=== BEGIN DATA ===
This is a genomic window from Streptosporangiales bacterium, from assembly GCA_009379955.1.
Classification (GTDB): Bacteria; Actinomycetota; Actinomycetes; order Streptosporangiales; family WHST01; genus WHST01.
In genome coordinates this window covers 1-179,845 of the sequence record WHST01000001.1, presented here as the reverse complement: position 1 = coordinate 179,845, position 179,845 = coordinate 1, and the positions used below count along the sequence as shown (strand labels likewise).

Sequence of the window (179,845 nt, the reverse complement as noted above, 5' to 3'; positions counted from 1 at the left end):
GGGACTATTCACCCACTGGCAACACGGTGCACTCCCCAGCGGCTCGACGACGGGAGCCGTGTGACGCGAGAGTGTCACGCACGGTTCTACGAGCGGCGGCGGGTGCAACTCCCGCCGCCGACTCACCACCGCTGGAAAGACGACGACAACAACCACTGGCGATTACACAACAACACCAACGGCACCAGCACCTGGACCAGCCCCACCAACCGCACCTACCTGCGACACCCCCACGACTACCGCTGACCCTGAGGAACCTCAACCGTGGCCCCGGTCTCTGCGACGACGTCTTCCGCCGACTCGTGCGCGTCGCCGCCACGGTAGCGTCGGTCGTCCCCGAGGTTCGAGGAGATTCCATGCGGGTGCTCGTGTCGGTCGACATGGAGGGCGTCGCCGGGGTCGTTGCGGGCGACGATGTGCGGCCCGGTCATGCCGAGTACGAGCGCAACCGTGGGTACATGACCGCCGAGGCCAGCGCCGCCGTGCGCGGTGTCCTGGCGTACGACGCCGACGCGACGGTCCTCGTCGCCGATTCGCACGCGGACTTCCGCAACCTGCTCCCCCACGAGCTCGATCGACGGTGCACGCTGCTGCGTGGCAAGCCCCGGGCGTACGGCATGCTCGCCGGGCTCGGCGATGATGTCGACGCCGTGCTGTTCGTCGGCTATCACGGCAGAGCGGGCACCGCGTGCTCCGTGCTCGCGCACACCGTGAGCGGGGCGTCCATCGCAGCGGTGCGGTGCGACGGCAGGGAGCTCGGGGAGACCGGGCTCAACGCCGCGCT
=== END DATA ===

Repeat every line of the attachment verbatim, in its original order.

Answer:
This is a genomic window from Streptosporangiales bacterium, from assembly GCA_009379955.1.
Classification (GTDB): Bacteria; Actinomycetota; Actinomycetes; order Streptosporangiales; family WHST01; genus WHST01.
In genome coordinates this window covers 1-179,845 of the sequence record WHST01000001.1, presented here as the reverse complement: position 1 = coordinate 179,845, position 179,845 = coordinate 1, and the positions used below count along the sequence as shown (strand labels likewise).

Sequence of the window (179,845 nt, the reverse complement as noted above, 5' to 3'; positions counted from 1 at the left end):
GGGACTATTCACCCACTGGCAACACGGTGCACTCCCCAGCGGCTCGACGACGGGAGCCGTGTGACGCGAGAGTGTCACGCACGGTTCTACGAGCGGCGGCGGGTGCAACTCCCGCCGCCGACTCACCACCGCTGGAAAGACGACGACAACAACCACTGGCGATTACACAACAACACCAACGGCACCAGCACCTGGACCAGCCCCACCAACCGCACCTACCTGCGACACCCCCACGACTACCGCTGACCCTGAGGAACCTCAACCGTGGCCCCGGTCTCTGCGACGACGTCTTCCGCCGACTCGTGCGCGTCGCCGCCACGGTAGCGTCGGTCGTCCCCGAGGTTCGAGGAGATTCCATGCGGGTGCTCGTGTCGGTCGACATGGAGGGCGTCGCCGGGGTCGTTGCGGGCGACGATGTGCGGCCCGGTCATGCCGAGTACGAGCGCAACCGTGGGTACATGACCGCCGAGGCCAGCGCCGCCGTGCGCGGTGTCCTGGCGTACGACGCCGACGCGACGGTCCTCGTCGCCGATTCGCACGCGGACTTCCGCAACCTGCTCCCCCACGAGCTCGATCGACGGTGCACGCTGCTGCGTGGCAAGCCCCGGGCGTACGGCATGCTCGCCGGGCTCGGCGATGATGTCGACGCCGTGCTGTTCGTCGGCTATCACGGCAGAGCGGGCACCGCGTGCTCCGTGCTCGCGCACACCGTGAGCGGGGCGTCCATCGCAGCGGTGCGGTGCGACGGCAGGGAGCTCGGGGAGACCGGGCTCAACGCCGCGCT